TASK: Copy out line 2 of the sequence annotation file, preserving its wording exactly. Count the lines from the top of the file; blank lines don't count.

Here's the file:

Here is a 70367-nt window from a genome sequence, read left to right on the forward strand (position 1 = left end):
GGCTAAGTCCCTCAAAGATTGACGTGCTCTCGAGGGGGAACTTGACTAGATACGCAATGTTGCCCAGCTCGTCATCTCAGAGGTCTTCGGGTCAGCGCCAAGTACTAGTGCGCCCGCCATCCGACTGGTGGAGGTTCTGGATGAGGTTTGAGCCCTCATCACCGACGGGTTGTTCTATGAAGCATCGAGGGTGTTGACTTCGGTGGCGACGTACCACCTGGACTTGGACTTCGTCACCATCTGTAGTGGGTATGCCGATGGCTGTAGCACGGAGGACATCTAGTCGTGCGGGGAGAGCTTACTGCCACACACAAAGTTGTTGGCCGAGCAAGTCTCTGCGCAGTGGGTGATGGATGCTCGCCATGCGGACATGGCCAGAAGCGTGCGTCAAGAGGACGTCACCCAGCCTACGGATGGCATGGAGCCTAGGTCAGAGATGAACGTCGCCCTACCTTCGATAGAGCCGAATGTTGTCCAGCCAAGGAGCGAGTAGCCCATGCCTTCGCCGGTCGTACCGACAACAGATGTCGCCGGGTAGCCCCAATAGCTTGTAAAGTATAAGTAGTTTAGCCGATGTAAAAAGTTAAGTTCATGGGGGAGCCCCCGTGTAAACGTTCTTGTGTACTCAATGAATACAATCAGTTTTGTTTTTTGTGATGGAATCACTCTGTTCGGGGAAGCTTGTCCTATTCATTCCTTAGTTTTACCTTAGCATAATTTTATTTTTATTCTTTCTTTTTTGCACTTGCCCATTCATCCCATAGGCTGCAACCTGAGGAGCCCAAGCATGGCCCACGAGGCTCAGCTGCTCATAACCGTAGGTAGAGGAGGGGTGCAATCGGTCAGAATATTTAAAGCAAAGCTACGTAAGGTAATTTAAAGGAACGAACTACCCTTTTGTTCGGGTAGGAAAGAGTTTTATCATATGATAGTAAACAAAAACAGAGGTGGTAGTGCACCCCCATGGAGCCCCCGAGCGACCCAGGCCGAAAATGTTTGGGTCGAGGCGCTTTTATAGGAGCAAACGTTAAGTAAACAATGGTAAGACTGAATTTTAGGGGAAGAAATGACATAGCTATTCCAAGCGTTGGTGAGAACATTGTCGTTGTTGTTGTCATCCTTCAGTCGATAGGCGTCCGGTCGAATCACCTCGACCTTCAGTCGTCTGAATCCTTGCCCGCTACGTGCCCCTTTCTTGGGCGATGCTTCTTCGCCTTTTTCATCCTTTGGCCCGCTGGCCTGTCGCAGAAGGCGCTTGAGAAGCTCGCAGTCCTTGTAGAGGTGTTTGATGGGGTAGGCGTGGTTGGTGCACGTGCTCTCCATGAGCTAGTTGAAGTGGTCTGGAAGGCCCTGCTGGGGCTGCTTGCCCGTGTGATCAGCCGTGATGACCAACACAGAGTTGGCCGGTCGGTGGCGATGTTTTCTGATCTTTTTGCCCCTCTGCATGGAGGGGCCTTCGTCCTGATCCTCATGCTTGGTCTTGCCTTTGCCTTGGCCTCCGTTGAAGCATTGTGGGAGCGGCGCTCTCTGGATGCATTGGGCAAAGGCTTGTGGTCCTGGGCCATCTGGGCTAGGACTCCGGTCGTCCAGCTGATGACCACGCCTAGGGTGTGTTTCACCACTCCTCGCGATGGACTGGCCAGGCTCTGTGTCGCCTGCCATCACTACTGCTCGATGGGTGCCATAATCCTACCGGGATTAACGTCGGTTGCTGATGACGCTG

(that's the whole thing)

GGCTAAGTCCCTCAAAGATTGACGTGCTCTCGAGGGGGAACTTGACTAGATACGCAATGTTGCCCAGCTCGTCATCTCAGAGGTCTTCGGGTCAGCGCCAAGTACTAGTGCGCCCGCCATCCGACTGGTGGAGGTTCTGGATGAGGTTTGAGCCCTCATCACCGACGGGTTGTTCTATGAAGCATCGAGGGTGTTGACTTCGGTGGCGACGTACCACCTGGACTTGGACTTCGTCACCATCTGTAGTGGGTATGCCGATGGCTGTAGCACGGAGGACATCTAGTCGTGCGGGGAGAGCTTACTGCCACACACAAAGTTGTTGGCCGAGCAAGTCTCTGCGCAGTGGGTGATGGATGCTCGCCATGCGGACATGGCCAGAAGCGTGCGTCAAGAGGACGTCACCCAGCCTACGGATGGCATGGAGCCTAGGTCAGAGATGAACGTCGCCCTACCTTCGATAGAGCCGAATGTTGTCCAGCCAAGGAGCGAGTAGCCCATGCCTTCGCCGGTCGTACCGACAACAGATGTCGCCGGGTAGCCCCAATAGCTTGTAAAGTATAAGTAGTTTAGCCGATGTAAAAAGTTAAGTTCATGGGGGAGCCCCCGTGTAAACGTTCTTGTGTACTCAATGAATACAATCAGTTTTGTTTTTTGTGATGGAATCACTCTGTTCGGGGAAGCTTGTCCTATTCATTCCTTAGTTTTACCTTAGCATAATTTTATTTTTATTCTTTCTTTTTTGCACTTGCCCATTCATCCCATAGGCTGCAACCTGAGGAGCCCAAGCATGGCCCACGAGGCTCAGCTGCTCATAACCGTAGGTAGAGGAGGGGTGCAATCGGTCAGAATATTTAAAGCAAAGCTACGTAAGGTAATTTAAAGGAACGAACTACCCTTTTGTTCGGGTAGGAAAGAGTTTTATCATATGATAGTAAACAAAAACAGAGGTGGTAGTGCACCCCCATGGAGCCCCCGAGCGACCCAGGCCGAAAATGTTTGGGTCGAGGCGCTTTTATAGGAGCAAACGTTAAGTAAACAATGGTAAGACTGAATTTTAGGGGAAGAAATGACATAGCTATTCCAAGCGTTGGTGAGAACATTGTCGTTGTTGTTGTCATCCTTCAGTCGATAGGCGTCCGGTCGAATCACCTCGACCTTCAGTCGTCTGAATCCTTGCCCGCTACGTGCCCCTTTCTTGGGCGATGCTTCTTCGCCTTTTTCATCCTTTGGCCCGCTGGCCTGTCGCAGAAGGCGCTTGAGAAGCTCGCAGTCCTTGTAGAGGTGTTTGATGGGGTAGGCGTGGTTGGTGCACGTGCTCTCCATGAGCTAGTTGAAGTGGTCTGGAAGGCCCTGCTGGGGCTGCTTGCCCGTGTGATCAGCCGTGATGACCAACACAGAGTTGGCCGGTCGGTGGCGATGTTTTCTGATCTTTTTGCCCCTCTGCATGGAGGGGCCTTCGTCCTGATCCTCATGCTTGGTCTTGCCTTTGCCTTGGCCTCCGTTGAAGCATTGTGGGAGCGGCGCTCTCTGGATGCATTGGGCAAAGGCTTGTGGTCCTGGGCCATCTGGGCTAGGACTCCGGTCGTCCAGCTGATGACCACGCCTAGGGTGTGTTTCACCACTCCTCGCGATGGACTGGCCAGGCTCTGTGTCGCCTGCCATCACTACTGCTCGATGGGTGCCATAATCCTACCGGGATTAACGTCGGTTGCTGATGACGCTG